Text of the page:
Katherine Donnelly: Not just a last resort
I could describe Viognier as an escape valve, but that would imply that I turn to it only in emergencies. Definitely not; I love it.
But I do find myself relying on it on occasion if the alternative is mass-produced Sauvignon Blanc or Pinot Grigio.
It is the exotic perfume, peach-iness, honeysuckle scent and body of Viognier, which is grown in pockets in France, Australia and Chile, that stands out.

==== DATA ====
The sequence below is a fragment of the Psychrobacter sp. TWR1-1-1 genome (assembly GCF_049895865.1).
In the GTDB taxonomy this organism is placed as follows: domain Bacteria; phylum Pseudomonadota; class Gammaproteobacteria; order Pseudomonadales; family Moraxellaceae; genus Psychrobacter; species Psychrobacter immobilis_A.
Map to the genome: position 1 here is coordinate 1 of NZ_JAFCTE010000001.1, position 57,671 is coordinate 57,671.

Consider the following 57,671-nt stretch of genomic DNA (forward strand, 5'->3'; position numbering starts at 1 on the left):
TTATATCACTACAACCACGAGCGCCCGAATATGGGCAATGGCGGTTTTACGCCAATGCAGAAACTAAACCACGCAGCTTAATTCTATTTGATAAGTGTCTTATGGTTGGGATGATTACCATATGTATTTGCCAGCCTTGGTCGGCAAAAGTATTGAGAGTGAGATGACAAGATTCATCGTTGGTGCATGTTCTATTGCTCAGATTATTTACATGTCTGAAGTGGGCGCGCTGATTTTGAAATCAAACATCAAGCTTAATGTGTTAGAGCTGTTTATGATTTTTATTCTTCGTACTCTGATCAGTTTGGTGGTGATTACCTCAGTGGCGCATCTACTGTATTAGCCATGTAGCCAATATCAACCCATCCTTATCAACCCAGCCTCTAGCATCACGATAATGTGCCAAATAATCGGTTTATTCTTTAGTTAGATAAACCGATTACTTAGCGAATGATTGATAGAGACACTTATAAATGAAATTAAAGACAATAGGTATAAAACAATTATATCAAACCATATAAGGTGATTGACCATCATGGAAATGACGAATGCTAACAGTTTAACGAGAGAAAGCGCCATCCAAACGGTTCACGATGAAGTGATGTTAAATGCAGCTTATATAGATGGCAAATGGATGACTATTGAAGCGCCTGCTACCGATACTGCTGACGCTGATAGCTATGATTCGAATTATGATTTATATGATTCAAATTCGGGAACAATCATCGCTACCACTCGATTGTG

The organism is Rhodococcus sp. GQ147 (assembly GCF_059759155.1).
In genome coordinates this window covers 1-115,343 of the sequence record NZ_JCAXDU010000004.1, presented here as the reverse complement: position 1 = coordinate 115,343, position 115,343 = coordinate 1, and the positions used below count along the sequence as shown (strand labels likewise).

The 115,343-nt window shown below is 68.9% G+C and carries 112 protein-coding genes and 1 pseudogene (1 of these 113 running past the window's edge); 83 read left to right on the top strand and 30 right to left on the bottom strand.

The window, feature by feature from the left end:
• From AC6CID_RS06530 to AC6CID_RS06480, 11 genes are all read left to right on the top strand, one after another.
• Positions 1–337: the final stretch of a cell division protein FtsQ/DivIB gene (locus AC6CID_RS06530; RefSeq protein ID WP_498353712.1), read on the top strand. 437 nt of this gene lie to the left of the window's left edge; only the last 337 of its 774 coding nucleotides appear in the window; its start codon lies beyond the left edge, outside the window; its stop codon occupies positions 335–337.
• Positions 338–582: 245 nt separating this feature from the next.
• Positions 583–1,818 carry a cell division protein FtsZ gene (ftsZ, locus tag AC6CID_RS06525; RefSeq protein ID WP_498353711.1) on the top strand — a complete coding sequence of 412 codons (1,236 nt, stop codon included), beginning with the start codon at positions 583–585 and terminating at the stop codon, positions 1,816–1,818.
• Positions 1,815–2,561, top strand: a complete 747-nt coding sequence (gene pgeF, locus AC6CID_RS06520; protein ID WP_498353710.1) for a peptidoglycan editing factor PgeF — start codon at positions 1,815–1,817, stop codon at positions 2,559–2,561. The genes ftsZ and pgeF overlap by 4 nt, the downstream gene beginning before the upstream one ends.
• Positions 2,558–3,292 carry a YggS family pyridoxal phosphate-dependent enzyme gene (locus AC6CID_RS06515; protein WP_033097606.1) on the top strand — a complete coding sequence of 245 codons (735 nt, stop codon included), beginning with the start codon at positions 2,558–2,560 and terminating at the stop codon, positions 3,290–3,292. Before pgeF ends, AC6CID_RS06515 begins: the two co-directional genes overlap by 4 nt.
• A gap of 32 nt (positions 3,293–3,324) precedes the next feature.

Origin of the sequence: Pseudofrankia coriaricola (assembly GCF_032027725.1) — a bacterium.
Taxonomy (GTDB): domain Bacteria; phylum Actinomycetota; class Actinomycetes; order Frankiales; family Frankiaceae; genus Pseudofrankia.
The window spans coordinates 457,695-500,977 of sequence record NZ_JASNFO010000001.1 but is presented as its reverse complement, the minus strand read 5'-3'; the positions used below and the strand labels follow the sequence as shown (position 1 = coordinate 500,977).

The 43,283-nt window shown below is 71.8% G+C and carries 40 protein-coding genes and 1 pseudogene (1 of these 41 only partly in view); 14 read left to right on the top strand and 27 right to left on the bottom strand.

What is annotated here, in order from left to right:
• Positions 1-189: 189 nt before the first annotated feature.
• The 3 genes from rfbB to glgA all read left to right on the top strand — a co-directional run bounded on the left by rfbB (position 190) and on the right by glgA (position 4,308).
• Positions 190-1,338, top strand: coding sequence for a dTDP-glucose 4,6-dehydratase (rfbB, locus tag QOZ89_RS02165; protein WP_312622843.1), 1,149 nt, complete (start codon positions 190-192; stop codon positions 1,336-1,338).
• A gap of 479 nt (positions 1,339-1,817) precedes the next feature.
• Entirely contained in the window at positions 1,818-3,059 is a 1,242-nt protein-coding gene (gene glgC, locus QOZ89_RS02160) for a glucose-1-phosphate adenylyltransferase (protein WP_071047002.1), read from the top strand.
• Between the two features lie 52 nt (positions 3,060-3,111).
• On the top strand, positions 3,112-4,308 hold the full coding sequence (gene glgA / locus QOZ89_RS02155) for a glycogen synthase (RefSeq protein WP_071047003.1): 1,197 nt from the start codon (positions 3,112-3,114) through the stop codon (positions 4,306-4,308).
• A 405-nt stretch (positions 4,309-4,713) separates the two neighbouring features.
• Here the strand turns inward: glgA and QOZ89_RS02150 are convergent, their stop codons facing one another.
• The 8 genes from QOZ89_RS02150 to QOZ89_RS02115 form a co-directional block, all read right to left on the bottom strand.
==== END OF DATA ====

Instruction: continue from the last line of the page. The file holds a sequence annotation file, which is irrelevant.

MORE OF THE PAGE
It's a tricky grape. It needs to be left on the vine long enough to build up its heady aromas, but not so that it gets oily and loses necessary acidity.
It is a low-yielding vine, so it produces wines of concentration, with a certain opulence. Opulence is fine, but you also want it crisp, not flabby. Viognier can be fresh and well-rounded at the same time, and it flirts well with oak.
It's an easy wine to drink on its own, but a great choice with chicken or pork. The grape also has an affinity with rosemary, and is brilliant with seafoods and sweet 'n' spicy Asian and Indian cooking.